With a smile that literally lights up a room and energy that makes you thankful that you’ve crossed paths, Dora Owusu is undoubtedly a force. In the age of social media where many “models” careers are regulated to the “Explore” page on Instagram, Dora’s stunning looks have helped her to become a full time, working model who occasionally has to ask her college professors if she can take a test early because she has to get to set.
Within the last two years, the Ghanaian model has been featured in campaigns for Sephora, Artist Couture, Anastasia Beverly Hills as well as an advertorial for Sophia Vegara’s lingerie line, EBY in Cosmopolitan Magazine.
While Dora’s deep chocolate complexion is highly sought after by photographers, brands and agencies (she recently signed to BMG Models) in the not so distant past, she was bullied in school, subjected to harassing phone calls and cruel internet memes because of the color of her skin. Fortunately, Dora’s love for dance and a great support system including a friend who all but prophesied to her that she would one day be a model, helped her to build her self confidence.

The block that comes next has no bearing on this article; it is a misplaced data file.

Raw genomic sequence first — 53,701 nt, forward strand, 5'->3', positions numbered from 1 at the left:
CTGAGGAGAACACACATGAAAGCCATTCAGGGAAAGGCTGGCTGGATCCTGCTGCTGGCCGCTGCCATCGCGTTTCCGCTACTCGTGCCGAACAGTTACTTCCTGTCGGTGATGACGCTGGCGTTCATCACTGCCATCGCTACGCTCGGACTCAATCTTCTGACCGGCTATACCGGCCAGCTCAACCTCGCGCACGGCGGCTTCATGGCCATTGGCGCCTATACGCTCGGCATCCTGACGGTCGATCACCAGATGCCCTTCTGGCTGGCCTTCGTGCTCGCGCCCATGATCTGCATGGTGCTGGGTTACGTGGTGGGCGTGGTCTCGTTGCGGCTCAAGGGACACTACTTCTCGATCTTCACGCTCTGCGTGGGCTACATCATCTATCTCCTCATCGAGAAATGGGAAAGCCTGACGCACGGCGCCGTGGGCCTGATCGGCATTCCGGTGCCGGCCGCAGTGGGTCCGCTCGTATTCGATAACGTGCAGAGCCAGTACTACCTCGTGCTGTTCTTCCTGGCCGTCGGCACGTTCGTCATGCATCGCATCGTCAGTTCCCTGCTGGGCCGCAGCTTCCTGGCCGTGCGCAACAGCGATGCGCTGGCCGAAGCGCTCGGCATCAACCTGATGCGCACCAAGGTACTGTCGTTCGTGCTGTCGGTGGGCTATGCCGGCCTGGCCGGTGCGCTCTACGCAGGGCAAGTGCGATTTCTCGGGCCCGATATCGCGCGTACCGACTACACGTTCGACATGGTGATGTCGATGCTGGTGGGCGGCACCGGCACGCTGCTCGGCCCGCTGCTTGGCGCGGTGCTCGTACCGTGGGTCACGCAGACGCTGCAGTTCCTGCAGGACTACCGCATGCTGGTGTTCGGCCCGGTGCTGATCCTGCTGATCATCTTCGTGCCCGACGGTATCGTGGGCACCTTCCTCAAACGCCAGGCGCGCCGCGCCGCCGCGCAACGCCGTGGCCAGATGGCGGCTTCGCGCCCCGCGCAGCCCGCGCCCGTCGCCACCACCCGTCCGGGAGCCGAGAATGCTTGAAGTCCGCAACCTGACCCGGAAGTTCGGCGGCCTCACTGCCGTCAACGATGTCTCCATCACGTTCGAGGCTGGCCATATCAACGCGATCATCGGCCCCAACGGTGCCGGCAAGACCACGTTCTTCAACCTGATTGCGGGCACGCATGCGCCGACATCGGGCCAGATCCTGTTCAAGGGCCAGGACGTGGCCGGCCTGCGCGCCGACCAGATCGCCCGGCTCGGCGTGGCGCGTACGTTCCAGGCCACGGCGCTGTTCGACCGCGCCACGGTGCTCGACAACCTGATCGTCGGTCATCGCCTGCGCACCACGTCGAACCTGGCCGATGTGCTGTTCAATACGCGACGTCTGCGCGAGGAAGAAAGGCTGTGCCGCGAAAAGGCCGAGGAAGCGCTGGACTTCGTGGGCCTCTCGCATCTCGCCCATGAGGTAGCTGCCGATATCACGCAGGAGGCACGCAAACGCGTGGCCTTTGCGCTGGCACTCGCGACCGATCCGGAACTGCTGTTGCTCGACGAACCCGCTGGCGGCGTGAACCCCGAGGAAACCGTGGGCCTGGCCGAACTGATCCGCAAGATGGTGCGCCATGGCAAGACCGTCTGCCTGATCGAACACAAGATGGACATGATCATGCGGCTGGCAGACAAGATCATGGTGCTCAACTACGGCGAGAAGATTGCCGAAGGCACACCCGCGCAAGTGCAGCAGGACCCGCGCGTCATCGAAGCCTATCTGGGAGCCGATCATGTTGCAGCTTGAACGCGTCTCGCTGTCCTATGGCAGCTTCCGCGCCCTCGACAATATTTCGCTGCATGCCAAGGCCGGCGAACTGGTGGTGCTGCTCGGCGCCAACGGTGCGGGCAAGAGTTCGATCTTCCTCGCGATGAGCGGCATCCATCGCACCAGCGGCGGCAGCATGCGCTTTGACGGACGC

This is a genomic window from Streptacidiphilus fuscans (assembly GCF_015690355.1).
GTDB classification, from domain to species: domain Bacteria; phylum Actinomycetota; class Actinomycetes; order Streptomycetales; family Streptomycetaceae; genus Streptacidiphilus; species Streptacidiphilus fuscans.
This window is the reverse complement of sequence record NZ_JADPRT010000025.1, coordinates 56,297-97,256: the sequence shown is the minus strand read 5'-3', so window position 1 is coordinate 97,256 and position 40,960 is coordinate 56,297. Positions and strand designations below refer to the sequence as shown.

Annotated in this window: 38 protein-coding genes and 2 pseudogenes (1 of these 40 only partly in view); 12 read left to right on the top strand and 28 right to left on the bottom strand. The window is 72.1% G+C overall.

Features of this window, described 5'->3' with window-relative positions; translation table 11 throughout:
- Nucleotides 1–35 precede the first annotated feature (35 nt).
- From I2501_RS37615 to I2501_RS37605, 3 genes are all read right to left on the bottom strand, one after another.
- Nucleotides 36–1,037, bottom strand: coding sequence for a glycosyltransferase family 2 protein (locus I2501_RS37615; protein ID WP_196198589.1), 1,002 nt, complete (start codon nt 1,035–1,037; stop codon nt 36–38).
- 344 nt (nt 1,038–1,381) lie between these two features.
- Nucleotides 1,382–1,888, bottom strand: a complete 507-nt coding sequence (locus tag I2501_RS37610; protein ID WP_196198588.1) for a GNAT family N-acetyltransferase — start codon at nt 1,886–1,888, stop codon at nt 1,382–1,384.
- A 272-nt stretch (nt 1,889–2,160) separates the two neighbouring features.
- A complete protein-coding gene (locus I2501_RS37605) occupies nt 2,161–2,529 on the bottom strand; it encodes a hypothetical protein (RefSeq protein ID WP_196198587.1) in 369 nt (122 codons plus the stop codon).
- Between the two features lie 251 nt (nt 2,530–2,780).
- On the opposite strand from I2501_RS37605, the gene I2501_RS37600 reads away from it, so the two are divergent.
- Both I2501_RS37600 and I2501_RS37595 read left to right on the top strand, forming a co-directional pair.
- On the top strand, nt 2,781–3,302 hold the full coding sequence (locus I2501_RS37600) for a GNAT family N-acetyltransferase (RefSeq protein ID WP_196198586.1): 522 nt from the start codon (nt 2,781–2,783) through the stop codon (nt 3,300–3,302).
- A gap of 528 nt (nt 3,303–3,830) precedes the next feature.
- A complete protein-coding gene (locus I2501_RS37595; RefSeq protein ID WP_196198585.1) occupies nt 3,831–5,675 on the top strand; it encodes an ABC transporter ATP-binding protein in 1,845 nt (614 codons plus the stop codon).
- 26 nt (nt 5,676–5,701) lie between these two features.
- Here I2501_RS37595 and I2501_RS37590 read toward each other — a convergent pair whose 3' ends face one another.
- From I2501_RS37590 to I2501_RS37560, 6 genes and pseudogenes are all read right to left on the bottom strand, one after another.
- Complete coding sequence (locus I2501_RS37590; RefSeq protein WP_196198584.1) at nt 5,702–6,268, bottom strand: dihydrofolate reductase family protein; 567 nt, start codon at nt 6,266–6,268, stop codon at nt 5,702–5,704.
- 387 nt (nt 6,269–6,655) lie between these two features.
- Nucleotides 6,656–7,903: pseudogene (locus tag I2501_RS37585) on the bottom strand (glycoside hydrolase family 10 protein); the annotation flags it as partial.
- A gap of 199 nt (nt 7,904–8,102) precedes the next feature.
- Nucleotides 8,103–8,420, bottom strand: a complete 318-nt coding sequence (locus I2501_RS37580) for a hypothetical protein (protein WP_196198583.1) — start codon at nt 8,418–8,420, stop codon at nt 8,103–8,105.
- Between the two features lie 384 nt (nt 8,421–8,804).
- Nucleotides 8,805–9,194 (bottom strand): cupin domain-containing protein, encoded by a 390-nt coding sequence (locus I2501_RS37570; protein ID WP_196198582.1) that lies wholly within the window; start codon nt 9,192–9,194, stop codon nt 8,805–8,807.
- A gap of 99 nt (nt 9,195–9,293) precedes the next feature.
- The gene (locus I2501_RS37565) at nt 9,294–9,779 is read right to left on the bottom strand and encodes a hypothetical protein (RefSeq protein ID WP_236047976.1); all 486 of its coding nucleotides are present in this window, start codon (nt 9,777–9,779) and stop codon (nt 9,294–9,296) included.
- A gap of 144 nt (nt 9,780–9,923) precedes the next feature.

At the youthful age of 21, Dora’s career shows no signs of slowing down. While some may think modeling is just about being a pretty face, for Dora being in front of the camera is a platform for a bigger purpose. It’s about having a presence on TV, in film, in print and online for her to share her testimony and empower other young women that their melanin enriched skin is a blessing from God.
Zon D’Amour: Was there a particular age and/or turning point in your life when you truly felt beautiful?